Midterm grades: how to strategize for semester end

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Midterm grades: how to strategize for semester end

As just about every student will agree, the halfway point of the semester can be a challenging time.Projects and tests seem to have reached their peak, and the end of the semester seems far away.

But now that midpoint evaluations are complete and midterm grade reports have been released, many students find themselves wanting to readjust or refine their academic habits for a variety of reasons.Midterm reports are intended to supply students with a status report—an analysis of their performance in each of their academic courses.

These reports give students an idea of how effective their current study practices are so that they can adjust them accordingly, if needed.

Jane Smith, director of Career Services, said these midterm grades are not permanent.“You still have half a semester to improve your grade so don’t give up just because it’s a grade lower than what you want it to be,” she said. “Instead, you should let it motivate you to find ways to improve your grade.”

According to Smith, the first step to improving a grade is to figure out why it is low in the first place. Once the root of the problem is found, the issue is much easier to fix.Some students may find themselves pleased with their midterm grades.In those cases, Smith encouraged students to keep up with what they are doing and to make sure they balance their study habits with fun activities.

Study groups are student-led and are available for several courses.

Smith said study groups can be helpful because other students may call attention to certain items that may have been overlooked.

Rebecca Weier, director of first-year experience, said, “I recommend students think about how they have been studying and evaluate what is working and what is not working.”

Once students have figured out which subjects require their attention, they should develop an action plan to improve their performance. Weier encouraged students to drop by the writing center whether or not they are struggling because everyone can benefit from having their papers proofread.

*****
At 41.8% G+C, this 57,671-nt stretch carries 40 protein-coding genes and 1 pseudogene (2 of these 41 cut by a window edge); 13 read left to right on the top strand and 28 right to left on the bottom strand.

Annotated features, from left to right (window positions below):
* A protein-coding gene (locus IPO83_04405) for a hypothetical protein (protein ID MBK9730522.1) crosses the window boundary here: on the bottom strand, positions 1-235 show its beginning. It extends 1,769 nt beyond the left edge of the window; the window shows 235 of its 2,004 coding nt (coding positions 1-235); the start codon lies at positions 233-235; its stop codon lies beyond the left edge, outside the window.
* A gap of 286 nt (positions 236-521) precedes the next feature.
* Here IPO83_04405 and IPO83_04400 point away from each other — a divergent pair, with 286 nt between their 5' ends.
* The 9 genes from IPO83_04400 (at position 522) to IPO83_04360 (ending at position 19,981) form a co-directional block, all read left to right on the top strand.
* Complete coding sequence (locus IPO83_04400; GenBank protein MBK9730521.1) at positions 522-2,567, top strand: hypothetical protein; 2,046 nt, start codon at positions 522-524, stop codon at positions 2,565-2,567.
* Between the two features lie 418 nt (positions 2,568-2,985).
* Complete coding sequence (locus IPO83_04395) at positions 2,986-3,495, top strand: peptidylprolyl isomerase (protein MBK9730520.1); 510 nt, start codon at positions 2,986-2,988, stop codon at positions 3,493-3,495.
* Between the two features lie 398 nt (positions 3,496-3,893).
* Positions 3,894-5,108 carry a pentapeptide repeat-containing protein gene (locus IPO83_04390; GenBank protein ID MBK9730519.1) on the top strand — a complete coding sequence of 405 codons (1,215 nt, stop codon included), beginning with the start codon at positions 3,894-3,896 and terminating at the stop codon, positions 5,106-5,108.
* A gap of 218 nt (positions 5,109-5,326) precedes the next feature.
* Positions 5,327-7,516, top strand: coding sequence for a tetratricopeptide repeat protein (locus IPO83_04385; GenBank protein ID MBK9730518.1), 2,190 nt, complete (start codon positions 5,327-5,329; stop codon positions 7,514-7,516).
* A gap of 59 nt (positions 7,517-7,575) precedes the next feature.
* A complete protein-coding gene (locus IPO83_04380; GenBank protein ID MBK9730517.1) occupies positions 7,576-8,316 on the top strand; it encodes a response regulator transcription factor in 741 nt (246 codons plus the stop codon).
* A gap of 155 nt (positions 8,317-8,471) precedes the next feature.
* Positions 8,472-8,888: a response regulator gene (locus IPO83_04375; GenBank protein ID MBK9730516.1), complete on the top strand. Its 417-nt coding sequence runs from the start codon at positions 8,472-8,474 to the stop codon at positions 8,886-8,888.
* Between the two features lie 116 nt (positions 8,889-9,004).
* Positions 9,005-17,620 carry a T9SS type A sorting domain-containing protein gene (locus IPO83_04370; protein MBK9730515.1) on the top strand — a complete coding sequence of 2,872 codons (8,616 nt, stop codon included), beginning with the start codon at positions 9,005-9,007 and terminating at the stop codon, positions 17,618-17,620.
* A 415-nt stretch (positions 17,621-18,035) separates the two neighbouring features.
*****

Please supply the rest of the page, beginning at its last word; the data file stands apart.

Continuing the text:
She also recommends joining a study group or asking other students who are doing well in the class for study tips.

Phil Adams, a first-year adviser and academic coach, stressed the importance of dedication. He said students need to be willing to put time into their courses.

Adams recommends students practice active reading and studying.

This method requires students to pay attention and think over material as they read instead of just looking at their notes.

Adams mentioned a book  used in the freshman seminar classes, Teach Yourself How to Learn by Saundra Yancy McGuire and Stephanie McGuire. He said the study habits recommended by the book are very helpful.

Adams also suggests trying to reteach the material to yourself or a friend in the class.

This strategy allows students to figure out how much they know about the topic they are studying and helps them determine which content they need to study further. Additionally, Adams thinks it’s helpful for students to speak with their professors about their midpoint evaluations so they can determine opportunities for improvement.

Visiting a faculty member during their office hours or scheduling a meeting with them is a great way to establish new strategies to improve your success in the class. Faculty members typically include a list of their office hours on the course syllabus. They are eager to help students learn and master course content.

Adams said, “There’s nobody better to help you succeed in the class than the person teaching the class.”

Dr. Renae Wentworth, dean of the College of Arts and Sciences, said that faculty members can give students specific study tips and advice because the teacher is the person who knows the class best.

Wentworth also recommended studying in a quiet environment and putting away anything that could be distracting, such as cell phones. “It is difficult to study if your attention is divided,” she said.

Wentworth encourages students to be dedicated in their studies. “The Lord expects us to do our best with whatever He has put before us,” she said.

In addition to visiting professors and evaluating their study habits, students should also take advantage of the Academic Resource Center. This center, located on the second floor of the Alumni Building, offers a variety of free programs to help students succeed, including online tools, study group sessions and a writing center.

To explore the various services the Academic Resource Center offers, visit success.bju.edu.